She studied the man intensely. His build was close... His shoulders broad enough... His characteristically Roman nose was similar. He seemed somewhat shorter... maybe today his sandals are different. Then she stared at his face. Not close enough... One more step closer... Only a single pace separated them. A small scar... I could have missed that... Same strength of purpose in his face... Military, like him... His eyes... His eyes... Piercing... Yet... It's not there... The evil is not there... Concern? Gentleness? For me? The eyes... This is wrong. This is not the man! His eyes are Butara whirled in place. "My King! This is not the man! It is another! No matter his name, this Civis Romanus is not the man who hurt me!" The King, stunned, sank back into his throne, indecision and confusion running rampant with the other expressions crossing his face. [This message has been edited by Civis Romanus (edited 09-18-2001 @ 09:01 PM).]
Butara whirled in place. "My King! This is not the man! It is another! No matter his name, this Civis Romanus is not the man who hurt me!" The King, stunned, sank back into his throne, indecision and confusion running rampant with the other expressions crossing his face.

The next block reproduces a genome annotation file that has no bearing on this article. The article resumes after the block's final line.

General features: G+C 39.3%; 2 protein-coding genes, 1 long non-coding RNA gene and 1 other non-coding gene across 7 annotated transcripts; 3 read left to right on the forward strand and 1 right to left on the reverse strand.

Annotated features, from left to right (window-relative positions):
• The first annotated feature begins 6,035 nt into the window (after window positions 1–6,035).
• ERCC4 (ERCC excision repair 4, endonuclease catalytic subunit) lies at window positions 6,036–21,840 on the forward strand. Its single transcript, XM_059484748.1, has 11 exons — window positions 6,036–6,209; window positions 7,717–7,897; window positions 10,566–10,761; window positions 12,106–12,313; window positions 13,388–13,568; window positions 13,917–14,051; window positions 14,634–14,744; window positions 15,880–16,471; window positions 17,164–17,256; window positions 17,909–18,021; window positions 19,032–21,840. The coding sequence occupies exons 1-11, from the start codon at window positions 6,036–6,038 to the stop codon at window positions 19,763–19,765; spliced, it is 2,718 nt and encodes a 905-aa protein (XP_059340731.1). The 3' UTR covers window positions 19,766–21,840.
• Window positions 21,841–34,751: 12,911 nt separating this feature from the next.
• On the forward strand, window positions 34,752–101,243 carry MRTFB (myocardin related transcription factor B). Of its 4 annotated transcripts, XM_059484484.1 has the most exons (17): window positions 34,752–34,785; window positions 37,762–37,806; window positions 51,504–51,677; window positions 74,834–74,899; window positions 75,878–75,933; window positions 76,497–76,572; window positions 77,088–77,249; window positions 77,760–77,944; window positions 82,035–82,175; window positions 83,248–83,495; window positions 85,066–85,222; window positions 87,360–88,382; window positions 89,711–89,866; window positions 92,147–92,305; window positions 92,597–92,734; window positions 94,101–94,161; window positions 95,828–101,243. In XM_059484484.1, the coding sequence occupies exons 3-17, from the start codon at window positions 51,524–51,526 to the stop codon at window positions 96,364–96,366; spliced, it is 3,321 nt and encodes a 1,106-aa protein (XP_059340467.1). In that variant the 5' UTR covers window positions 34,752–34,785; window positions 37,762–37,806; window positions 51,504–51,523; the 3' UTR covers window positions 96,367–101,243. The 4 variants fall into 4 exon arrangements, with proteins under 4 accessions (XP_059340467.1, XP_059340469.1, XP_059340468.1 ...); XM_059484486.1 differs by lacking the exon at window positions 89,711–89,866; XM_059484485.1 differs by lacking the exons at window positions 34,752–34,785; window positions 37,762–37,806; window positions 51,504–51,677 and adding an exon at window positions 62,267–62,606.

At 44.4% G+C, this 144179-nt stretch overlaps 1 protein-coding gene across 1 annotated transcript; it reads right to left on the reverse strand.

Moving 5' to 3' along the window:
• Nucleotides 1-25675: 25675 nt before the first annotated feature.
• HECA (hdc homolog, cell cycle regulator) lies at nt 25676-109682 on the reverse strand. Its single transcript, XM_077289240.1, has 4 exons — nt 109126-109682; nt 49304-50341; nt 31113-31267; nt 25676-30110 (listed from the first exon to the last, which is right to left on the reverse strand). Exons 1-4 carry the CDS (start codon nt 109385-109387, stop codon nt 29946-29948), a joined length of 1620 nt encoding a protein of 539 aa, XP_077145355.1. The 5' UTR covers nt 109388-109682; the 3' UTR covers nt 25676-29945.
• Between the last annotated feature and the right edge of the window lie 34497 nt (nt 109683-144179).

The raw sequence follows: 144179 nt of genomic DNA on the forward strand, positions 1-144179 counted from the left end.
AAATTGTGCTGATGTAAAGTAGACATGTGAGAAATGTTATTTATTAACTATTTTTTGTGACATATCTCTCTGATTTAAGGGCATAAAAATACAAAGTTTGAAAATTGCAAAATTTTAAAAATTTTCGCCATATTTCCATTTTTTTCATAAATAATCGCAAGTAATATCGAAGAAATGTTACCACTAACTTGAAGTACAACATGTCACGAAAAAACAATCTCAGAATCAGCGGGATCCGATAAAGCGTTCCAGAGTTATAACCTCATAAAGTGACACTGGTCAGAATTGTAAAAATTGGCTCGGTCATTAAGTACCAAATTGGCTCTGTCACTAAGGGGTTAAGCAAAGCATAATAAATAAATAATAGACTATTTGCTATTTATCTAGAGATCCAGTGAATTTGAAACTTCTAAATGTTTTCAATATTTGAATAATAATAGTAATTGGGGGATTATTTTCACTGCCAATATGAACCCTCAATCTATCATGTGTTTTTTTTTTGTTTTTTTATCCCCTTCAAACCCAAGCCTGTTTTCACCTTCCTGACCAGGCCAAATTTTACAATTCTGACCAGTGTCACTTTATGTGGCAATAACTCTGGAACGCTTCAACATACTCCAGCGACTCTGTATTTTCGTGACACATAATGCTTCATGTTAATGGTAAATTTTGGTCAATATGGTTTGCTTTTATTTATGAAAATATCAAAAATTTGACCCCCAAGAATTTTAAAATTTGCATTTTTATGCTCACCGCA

[This message has been edited by Civis Romanus (edited 09-18-2001 @ 09:01 PM).]
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Butara's eyes transferred their attention from the King to the slave, Dania. How dreadful he looked. Why must the guards be so cruel? And the other man in the red and brown Roman soldier's uniform. His posture: so threatening... His expression: so cruel, so vicious, so hateful... So...
The bile in Butara's stomach rose. The hair stood up on the back of her neck. She couldn't breath, she could hardly speak. Her face paled as fear seized her frame from head to toe. Those eyes... I know those brown eyes... Those horrifying brown eyes filled with pure evil!
Butara stared at Crassus, her own eyes widening to impossibly sized ovals. Her hands went to her mouth. She nearly screamed as recognition flooded into her mind, her soul, her very being. Knees trembling, she raised her hand and pointed a condemning finger at Crassus. "He is the man. It is his face I remember... His brown eyes...! He is the one who called himself 'Civis Romanus' and assaulted me!"
"Quiet woman!" bellowed Crassus. "You do not know what you are talking about!" His sword was free of its scabbard now and his hand gripped it firmly.
"I know you!" Butara cried out. "I cannot forget you... The look of your face... The brown of your eyes. You did this. You were the Roman who ruined me... Not this other man!" She turned to the other Parthians. "Look at his face! At the mark I put there with my nails when he... when he... YOU ARE THE ANIMAL WHO HURT ME!" Again she pointed her accusing finger at Crassus. The scar on his face whitened as his face contorted in anger.